As the old saying goes: good people are hard to find. Fortunately—or unfortunately depending on one's point of view—good people are easier to find as a result of the Great Recession. While healthcare has not been hit as hard by the economic downtown as some market niches, our industry has not escaped completely and there have been job cuts. Whether from inside the industry, or as a result of career changes from other disciplines, in this bad economy we have the chance to find good people and bring them onto our teams.
The reason this is important is because whatever form healthcare reform finally takes, there is a call going out nationwide to improve the quality of healthcare. A higher quality of care means access to care, the ability to access that care more quickly and receive better service once care is accessed. The result, then, is improved patient outcomes. And all of this is achieved, hopefully, at a lower cost.
Much structural reform is needed to get to higher quality healthcare. My experience is that in the end it's people who make the difference. Good people, whether partners or employees, bring more than technical expertise. They bring a conscious, intellectual and emotional commitment to their job. To earn that commitment and in turn reward it requires a values-driven environment that nurtures people, rewards their commitment and ultimately drives to a visualized and clearly communicated goal of high quality care and improved results for patients.
A good example of a values-driven culture is Southwest Airlines.
Southwest instills its culture from the executive level down to new hires. Simply, the airline delivers great service; it's on time and offers customers low fares.
The carrier is known for its quick execution. The most common example is the airline's ability to turn around a plane in 20 minutes from the time it arrives at a gate to when it departs next. Some things are beyond its control, but the success of quick turnaround has given Southwest its legendary competitive advantage.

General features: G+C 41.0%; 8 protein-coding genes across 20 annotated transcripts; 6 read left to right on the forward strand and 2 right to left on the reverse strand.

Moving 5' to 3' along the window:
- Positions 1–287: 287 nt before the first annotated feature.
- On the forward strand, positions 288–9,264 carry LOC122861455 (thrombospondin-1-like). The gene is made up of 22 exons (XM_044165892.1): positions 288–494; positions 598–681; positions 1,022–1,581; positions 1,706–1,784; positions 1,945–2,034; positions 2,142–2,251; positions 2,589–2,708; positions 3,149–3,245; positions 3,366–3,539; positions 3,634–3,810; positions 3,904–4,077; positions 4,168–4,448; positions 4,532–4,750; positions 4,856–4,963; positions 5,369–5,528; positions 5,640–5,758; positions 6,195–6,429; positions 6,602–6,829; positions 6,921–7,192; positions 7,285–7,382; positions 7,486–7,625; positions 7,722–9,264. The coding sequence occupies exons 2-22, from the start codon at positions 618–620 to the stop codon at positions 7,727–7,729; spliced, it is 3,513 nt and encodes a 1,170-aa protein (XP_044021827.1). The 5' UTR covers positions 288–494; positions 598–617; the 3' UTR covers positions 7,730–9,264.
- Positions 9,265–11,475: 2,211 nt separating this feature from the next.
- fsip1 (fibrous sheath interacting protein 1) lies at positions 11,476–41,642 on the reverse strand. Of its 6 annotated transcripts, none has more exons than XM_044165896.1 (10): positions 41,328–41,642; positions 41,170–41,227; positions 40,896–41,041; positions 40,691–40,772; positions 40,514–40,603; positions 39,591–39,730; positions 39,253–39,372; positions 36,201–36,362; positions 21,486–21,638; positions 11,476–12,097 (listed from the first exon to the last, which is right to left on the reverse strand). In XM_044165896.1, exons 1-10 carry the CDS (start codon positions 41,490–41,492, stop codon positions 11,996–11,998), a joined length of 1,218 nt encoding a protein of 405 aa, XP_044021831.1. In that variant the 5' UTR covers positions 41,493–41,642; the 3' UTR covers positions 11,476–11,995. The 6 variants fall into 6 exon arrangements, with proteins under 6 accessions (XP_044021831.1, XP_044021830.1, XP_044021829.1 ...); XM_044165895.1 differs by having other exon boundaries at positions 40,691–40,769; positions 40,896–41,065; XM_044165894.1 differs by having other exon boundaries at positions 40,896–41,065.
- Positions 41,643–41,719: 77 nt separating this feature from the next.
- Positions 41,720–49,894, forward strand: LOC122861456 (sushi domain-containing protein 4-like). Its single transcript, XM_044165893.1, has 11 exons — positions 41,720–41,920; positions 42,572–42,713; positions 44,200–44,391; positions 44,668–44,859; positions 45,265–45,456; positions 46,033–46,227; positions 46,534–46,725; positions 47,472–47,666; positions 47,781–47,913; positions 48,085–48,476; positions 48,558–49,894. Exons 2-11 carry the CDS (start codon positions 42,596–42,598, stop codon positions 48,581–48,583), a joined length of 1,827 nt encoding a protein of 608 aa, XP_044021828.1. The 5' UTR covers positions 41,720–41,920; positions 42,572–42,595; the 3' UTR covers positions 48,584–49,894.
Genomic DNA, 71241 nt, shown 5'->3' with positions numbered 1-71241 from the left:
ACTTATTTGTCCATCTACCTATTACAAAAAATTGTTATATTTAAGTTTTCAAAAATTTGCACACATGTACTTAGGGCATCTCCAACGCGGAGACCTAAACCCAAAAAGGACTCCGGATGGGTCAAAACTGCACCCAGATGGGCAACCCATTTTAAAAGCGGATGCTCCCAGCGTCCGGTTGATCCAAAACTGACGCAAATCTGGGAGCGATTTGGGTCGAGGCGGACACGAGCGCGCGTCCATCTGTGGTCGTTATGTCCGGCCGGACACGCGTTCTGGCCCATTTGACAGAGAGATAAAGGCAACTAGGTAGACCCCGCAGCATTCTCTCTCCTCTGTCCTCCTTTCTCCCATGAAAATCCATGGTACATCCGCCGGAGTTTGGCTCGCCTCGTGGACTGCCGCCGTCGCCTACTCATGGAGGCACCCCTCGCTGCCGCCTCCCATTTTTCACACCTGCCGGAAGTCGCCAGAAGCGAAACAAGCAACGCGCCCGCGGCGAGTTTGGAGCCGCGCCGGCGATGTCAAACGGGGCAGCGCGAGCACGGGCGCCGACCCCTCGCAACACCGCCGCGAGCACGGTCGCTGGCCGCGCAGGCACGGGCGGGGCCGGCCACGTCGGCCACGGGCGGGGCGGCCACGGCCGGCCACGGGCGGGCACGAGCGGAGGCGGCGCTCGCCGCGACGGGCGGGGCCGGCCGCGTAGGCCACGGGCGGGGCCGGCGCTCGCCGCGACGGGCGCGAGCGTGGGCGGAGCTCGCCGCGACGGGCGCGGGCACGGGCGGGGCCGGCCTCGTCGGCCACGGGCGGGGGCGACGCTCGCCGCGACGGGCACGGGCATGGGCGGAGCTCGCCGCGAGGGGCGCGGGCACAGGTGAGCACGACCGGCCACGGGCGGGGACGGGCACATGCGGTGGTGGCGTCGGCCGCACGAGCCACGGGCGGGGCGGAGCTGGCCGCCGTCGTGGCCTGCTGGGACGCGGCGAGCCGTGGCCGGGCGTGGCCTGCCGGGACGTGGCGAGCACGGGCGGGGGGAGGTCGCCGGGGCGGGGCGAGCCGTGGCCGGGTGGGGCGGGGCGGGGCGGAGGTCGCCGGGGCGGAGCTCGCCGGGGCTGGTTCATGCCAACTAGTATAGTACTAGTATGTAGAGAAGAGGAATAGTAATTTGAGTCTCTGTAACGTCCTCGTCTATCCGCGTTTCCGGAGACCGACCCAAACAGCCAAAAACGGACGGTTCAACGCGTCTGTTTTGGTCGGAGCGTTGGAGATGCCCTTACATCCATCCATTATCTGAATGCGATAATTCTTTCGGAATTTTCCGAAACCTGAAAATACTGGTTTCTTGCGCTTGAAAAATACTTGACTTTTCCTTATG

Southwest's dedication to quality is reflected in its use of technology. The most easily recognizable example is the replacement of old aircraft with new aircraft to improve performance efficiencies and passenger comfort.
Translated to healthcare, quality and value means buy-in across an organization-wide to a values-driven, patient-focused culture with its ultimate goal of superior care. It means looking at how we execute and seeking to do it more efficiently without losing our humanity. It means learning that we don't embrace the use of technology for technology's sake; rather we use it where the result is better care at lower cost.
We all have the opportunity to create a values-driven culture that results in a positive, welcoming, healing environment for patients that delivers high quality care. We have found that we can create this culture by:
We created a values-driven, patient-focused culture based on the steps I have just described. Using a formal process, it helped establish the guidelines and metrics to create an inclusive, patient-centric environment and measure our performance and how to improve it. The result is a healing environment that also nurtures our staff and clinicians while delivering the highest quality care to patients.